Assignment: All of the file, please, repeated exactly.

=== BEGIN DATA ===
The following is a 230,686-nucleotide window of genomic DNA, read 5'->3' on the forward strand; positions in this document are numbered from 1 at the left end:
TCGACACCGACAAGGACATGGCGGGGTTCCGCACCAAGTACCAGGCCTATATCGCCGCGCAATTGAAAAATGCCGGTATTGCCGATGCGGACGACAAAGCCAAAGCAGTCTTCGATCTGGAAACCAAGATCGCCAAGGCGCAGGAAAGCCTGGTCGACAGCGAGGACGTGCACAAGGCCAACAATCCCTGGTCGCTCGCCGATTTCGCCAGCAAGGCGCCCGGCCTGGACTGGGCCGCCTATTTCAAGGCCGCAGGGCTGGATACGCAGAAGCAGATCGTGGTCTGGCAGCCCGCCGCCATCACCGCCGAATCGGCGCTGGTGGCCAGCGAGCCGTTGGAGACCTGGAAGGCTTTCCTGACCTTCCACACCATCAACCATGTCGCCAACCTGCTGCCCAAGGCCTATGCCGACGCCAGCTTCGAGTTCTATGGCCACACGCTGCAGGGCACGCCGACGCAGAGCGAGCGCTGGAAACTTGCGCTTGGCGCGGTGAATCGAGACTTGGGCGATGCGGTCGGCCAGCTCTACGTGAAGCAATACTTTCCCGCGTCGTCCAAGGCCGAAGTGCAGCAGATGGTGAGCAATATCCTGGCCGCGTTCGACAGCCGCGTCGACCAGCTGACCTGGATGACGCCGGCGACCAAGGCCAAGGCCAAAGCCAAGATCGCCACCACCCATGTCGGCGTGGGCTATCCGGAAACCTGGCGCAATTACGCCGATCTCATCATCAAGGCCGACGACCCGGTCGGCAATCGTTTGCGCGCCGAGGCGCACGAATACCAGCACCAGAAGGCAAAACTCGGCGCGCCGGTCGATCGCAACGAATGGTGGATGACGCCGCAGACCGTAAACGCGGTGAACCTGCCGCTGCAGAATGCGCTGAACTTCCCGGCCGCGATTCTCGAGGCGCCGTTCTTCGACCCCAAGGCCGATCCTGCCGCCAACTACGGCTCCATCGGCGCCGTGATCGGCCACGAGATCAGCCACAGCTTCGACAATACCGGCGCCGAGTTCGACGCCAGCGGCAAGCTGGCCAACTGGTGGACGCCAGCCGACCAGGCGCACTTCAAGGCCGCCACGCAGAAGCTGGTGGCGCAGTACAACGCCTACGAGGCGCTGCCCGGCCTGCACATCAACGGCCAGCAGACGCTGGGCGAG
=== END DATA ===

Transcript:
The following is a 230,686-nucleotide window of genomic DNA, read 5'->3' on the forward strand; positions in this document are numbered from 1 at the left end:
TCGACACCGACAAGGACATGGCGGGGTTCCGCACCAAGTACCAGGCCTATATCGCCGCGCAATTGAAAAATGCCGGTATTGCCGATGCGGACGACAAAGCCAAAGCAGTCTTCGATCTGGAAACCAAGATCGCCAAGGCGCAGGAAAGCCTGGTCGACAGCGAGGACGTGCACAAGGCCAACAATCCCTGGTCGCTCGCCGATTTCGCCAGCAAGGCGCCCGGCCTGGACTGGGCCGCCTATTTCAAGGCCGCAGGGCTGGATACGCAGAAGCAGATCGTGGTCTGGCAGCCCGCCGCCATCACCGCCGAATCGGCGCTGGTGGCCAGCGAGCCGTTGGAGACCTGGAAGGCTTTCCTGACCTTCCACACCATCAACCATGTCGCCAACCTGCTGCCCAAGGCCTATGCCGACGCCAGCTTCGAGTTCTATGGCCACACGCTGCAGGGCACGCCGACGCAGAGCGAGCGCTGGAAACTTGCGCTTGGCGCGGTGAATCGAGACTTGGGCGATGCGGTCGGCCAGCTCTACGTGAAGCAATACTTTCCCGCGTCGTCCAAGGCCGAAGTGCAGCAGATGGTGAGCAATATCCTGGCCGCGTTCGACAGCCGCGTCGACCAGCTGACCTGGATGACGCCGGCGACCAAGGCCAAGGCCAAAGCCAAGATCGCCACCACCCATGTCGGCGTGGGCTATCCGGAAACCTGGCGCAATTACGCCGATCTCATCATCAAGGCCGACGACCCGGTCGGCAATCGTTTGCGCGCCGAGGCGCACGAATACCAGCACCAGAAGGCAAAACTCGGCGCGCCGGTCGATCGCAACGAATGGTGGATGACGCCGCAGACCGTAAACGCGGTGAACCTGCCGCTGCAGAATGCGCTGAACTTCCCGGCCGCGATTCTCGAGGCGCCGTTCTTCGACCCCAAGGCCGATCCTGCCGCCAACTACGGCTCCATCGGCGCCGTGATCGGCCACGAGATCAGCCACAGCTTCGACAATACCGGCGCCGAGTTCGACGCCAGCGGCAAGCTGGCCAACTGGTGGACGCCAGCCGACCAGGCGCACTTCAAGGCCGCCACGCAGAAGCTGGTGGCGCAGTACAACGCCTACGAGGCGCTGCCCGGCCTGCACATCAACGGCCAGCAGACGCTGGGCGAG